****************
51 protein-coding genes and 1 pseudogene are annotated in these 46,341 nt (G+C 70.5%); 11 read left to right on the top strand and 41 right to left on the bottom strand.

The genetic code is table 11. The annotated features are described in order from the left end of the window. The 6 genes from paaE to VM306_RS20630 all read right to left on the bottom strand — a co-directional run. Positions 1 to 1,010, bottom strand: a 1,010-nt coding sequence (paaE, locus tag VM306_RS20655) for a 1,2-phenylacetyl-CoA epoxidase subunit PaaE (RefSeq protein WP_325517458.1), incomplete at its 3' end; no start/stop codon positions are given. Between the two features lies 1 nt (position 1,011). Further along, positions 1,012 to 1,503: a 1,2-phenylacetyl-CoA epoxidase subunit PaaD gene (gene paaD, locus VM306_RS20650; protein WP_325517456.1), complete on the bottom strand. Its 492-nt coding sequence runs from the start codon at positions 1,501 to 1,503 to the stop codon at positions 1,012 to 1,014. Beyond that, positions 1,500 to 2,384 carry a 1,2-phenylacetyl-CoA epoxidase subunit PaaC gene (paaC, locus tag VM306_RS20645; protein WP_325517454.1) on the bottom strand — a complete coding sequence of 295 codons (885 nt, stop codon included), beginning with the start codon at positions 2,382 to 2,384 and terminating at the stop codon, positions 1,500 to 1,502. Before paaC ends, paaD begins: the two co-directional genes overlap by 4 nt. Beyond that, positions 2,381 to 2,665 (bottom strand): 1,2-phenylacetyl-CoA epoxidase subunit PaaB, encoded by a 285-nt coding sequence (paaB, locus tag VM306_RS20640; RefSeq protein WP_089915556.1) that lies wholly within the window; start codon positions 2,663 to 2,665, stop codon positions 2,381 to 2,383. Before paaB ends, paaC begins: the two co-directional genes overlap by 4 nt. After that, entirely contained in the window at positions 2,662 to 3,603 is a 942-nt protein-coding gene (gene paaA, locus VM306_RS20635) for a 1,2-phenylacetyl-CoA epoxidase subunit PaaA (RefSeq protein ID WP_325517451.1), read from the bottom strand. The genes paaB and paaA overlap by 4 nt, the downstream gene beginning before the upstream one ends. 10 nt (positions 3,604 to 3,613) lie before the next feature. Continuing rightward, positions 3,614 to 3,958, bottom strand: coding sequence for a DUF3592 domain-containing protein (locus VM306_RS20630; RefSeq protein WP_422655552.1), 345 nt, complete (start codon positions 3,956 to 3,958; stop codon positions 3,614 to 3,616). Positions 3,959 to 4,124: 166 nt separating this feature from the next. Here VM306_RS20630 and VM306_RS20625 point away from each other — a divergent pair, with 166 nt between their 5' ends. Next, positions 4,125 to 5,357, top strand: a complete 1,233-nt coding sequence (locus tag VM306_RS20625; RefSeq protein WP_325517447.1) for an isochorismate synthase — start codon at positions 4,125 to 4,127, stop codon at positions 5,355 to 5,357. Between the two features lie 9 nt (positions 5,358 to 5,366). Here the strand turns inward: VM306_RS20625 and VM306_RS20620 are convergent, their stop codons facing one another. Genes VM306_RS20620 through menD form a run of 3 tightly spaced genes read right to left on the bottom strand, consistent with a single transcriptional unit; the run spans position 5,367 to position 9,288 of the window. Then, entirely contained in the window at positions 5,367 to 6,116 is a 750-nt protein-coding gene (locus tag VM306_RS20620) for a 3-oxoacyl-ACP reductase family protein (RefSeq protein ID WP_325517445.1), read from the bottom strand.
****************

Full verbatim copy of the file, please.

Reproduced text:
51 protein-coding genes and 1 pseudogene are annotated in these 46,341 nt (G+C 70.5%); 11 read left to right on the top strand and 41 right to left on the bottom strand.

The genetic code is table 11. The annotated features are described in order from the left end of the window. The 6 genes from paaE to VM306_RS20630 all read right to left on the bottom strand — a co-directional run. Positions 1 to 1,010, bottom strand: a 1,010-nt coding sequence (paaE, locus tag VM306_RS20655) for a 1,2-phenylacetyl-CoA epoxidase subunit PaaE (RefSeq protein WP_325517458.1), incomplete at its 3' end; no start/stop codon positions are given. Between the two features lies 1 nt (position 1,011). Further along, positions 1,012 to 1,503: a 1,2-phenylacetyl-CoA epoxidase subunit PaaD gene (gene paaD, locus VM306_RS20650; protein WP_325517456.1), complete on the bottom strand. Its 492-nt coding sequence runs from the start codon at positions 1,501 to 1,503 to the stop codon at positions 1,012 to 1,014. Beyond that, positions 1,500 to 2,384 carry a 1,2-phenylacetyl-CoA epoxidase subunit PaaC gene (paaC, locus tag VM306_RS20645; protein WP_325517454.1) on the bottom strand — a complete coding sequence of 295 codons (885 nt, stop codon included), beginning with the start codon at positions 2,382 to 2,384 and terminating at the stop codon, positions 1,500 to 1,502. Before paaC ends, paaD begins: the two co-directional genes overlap by 4 nt. Beyond that, positions 2,381 to 2,665 (bottom strand): 1,2-phenylacetyl-CoA epoxidase subunit PaaB, encoded by a 285-nt coding sequence (paaB, locus tag VM306_RS20640; RefSeq protein WP_089915556.1) that lies wholly within the window; start codon positions 2,663 to 2,665, stop codon positions 2,381 to 2,383. Before paaB ends, paaC begins: the two co-directional genes overlap by 4 nt. After that, entirely contained in the window at positions 2,662 to 3,603 is a 942-nt protein-coding gene (gene paaA, locus VM306_RS20635) for a 1,2-phenylacetyl-CoA epoxidase subunit PaaA (RefSeq protein ID WP_325517451.1), read from the bottom strand. The genes paaB and paaA overlap by 4 nt, the downstream gene beginning before the upstream one ends. 10 nt (positions 3,604 to 3,613) lie before the next feature. Continuing rightward, positions 3,614 to 3,958, bottom strand: coding sequence for a DUF3592 domain-containing protein (locus VM306_RS20630; RefSeq protein WP_422655552.1), 345 nt, complete (start codon positions 3,956 to 3,958; stop codon positions 3,614 to 3,616). Positions 3,959 to 4,124: 166 nt separating this feature from the next. Here VM306_RS20630 and VM306_RS20625 point away from each other — a divergent pair, with 166 nt between their 5' ends. Next, positions 4,125 to 5,357, top strand: a complete 1,233-nt coding sequence (locus tag VM306_RS20625; RefSeq protein WP_325517447.1) for an isochorismate synthase — start codon at positions 4,125 to 4,127, stop codon at positions 5,355 to 5,357. Between the two features lie 9 nt (positions 5,358 to 5,366). Here the strand turns inward: VM306_RS20625 and VM306_RS20620 are convergent, their stop codons facing one another. Genes VM306_RS20620 through menD form a run of 3 tightly spaced genes read right to left on the bottom strand, consistent with a single transcriptional unit; the run spans position 5,367 to position 9,288 of the window. Then, entirely contained in the window at positions 5,367 to 6,116 is a 750-nt protein-coding gene (locus tag VM306_RS20620) for a 3-oxoacyl-ACP reductase family protein (RefSeq protein ID WP_325517445.1), read from the bottom strand.